How to Broil Steak (Bacon Wrapped Filet)

When I shared my favorite basic crispy air fried wings method recently, I talked about how my husband Trey has been doing more of the cooking since our son was born.

This method for how to broil steak (and specifically how to broil bacon wrapped filet) is another recipe that I have to give him all the credit for. 🙂 We broil steak in the oven for dinner probably once a week as it’s a super fast and filling dinner with tons of side options, depending on what we have and are in the mood for.

I like to broil steak instead of baking, as you get these little crispy charred bits, which I love. Plus, the whole production is super quick even if you like your steak more on the done side (like me).

How long does it take to broil steak? This of course depends on a few factors, including type of steak, ounces, and thickness of the cut. We typically buy 8-ounce bacon wrapped filets that tend to be 1 1/2 inches thick.

Trey likes his steak cooked more to a medium doneness level, which takes around 4 minutes on each side.

I like my steak cooked more to a “done” doneness level, with very little pink on the inside. I know, I know! Serious steak lovers will probably say I’m doing it wrong and I get it.

But, as someone who was a vegetarian for many years, although I have incorporated more meat into my diet, I just don’t like the texture of raw or undercooked meat. I don’t really enjoy sushi and I don’t like much if any pink in my steak. Sue me! So for me, I typically cook my steak for 6 minutes on each side and an additional 5 minutes on the stove top.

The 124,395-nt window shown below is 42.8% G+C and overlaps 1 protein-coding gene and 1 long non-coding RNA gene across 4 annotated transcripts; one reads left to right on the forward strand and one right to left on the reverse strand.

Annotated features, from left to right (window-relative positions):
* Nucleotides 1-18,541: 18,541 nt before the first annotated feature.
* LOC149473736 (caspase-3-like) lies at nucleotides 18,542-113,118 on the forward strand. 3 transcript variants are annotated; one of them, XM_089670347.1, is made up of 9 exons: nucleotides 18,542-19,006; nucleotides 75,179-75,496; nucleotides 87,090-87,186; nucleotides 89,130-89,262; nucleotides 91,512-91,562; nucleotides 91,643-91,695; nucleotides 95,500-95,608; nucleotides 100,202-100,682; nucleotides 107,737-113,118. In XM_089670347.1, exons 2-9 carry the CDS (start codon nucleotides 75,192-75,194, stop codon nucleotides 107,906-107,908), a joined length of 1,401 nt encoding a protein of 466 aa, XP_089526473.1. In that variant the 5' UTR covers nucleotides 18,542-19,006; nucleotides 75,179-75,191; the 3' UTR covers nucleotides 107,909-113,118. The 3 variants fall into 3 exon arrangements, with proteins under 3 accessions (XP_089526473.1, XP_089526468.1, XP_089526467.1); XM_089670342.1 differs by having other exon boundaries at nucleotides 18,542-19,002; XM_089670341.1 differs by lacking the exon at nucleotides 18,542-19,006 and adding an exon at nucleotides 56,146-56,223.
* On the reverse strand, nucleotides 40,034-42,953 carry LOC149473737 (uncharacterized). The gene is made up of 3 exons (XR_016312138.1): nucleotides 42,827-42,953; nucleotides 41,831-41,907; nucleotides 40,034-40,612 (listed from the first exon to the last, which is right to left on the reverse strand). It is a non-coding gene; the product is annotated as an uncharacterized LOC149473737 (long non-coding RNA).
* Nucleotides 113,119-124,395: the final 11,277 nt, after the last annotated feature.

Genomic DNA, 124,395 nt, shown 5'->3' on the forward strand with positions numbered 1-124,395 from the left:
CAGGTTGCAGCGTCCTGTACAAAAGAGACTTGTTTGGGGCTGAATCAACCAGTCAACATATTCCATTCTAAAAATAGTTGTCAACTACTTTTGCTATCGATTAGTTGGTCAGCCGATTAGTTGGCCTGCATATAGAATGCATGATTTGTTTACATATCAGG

We use a cast iron pan for this meal. I like using a cast iron pan because it can go from the oven, under the broiler, and then to the stove top for my additional cook time with no problems.

We usually wash our cast iron pan only a couple times a month (never with soap, never in the dishwasher). This leaves a little residue in between most cooking sessions and this adds to the crispy charred bits on the steaks.

Before broiling, I season both sides of the steaks (we normally make two at a time—I only photographed one here as I was working during the day and happened to be alone) with an all-purpose seasoning that contains salt. There are LOTS of options.

Once our broiler is preheated, I put the pan in. I broil for 4-6 minutes, then use kitchen tongs to flip the steak over. Then, I broil for another 4-6 minutes.

For Trey’s steak (medium done) I will then remove the steak from the pan onto a plate and place a bowl over the top. You can also wrap the steak in foil and allow it to rest for 5 minutes.

For my steak (done), I will cook it on the stove top for an additional few minutes. I also use the kitchen tongs again to kind of rotate the steak on its side to get the bacon to crisp up a little more. Then I will remove to a plate, cover with a bowl, and let it rest for 5 minutes.

You can serve all sorts sides with this—truly anything. If we haven’t had any greens yet in the day, I’ll make a simple salad. If I’m feeling really hungry or more indulgent, I’ll air fry some French fries.

Side Dish Options:

As with any simple recipe, the quality of the ingredients makes all the difference. So, getting a quality filet mignon is key. If you are able to get steak locally grown, that’s always awesome too. We almost always buy bacon wrapped filets, but if we don’t get them we’ll sometimes add a small (one tablespoon or less) pad of butter to the steak when cooking. But the bacon adds a little fat, so I don’t think this necessary.

5 from 2 votes
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How to Broil Steak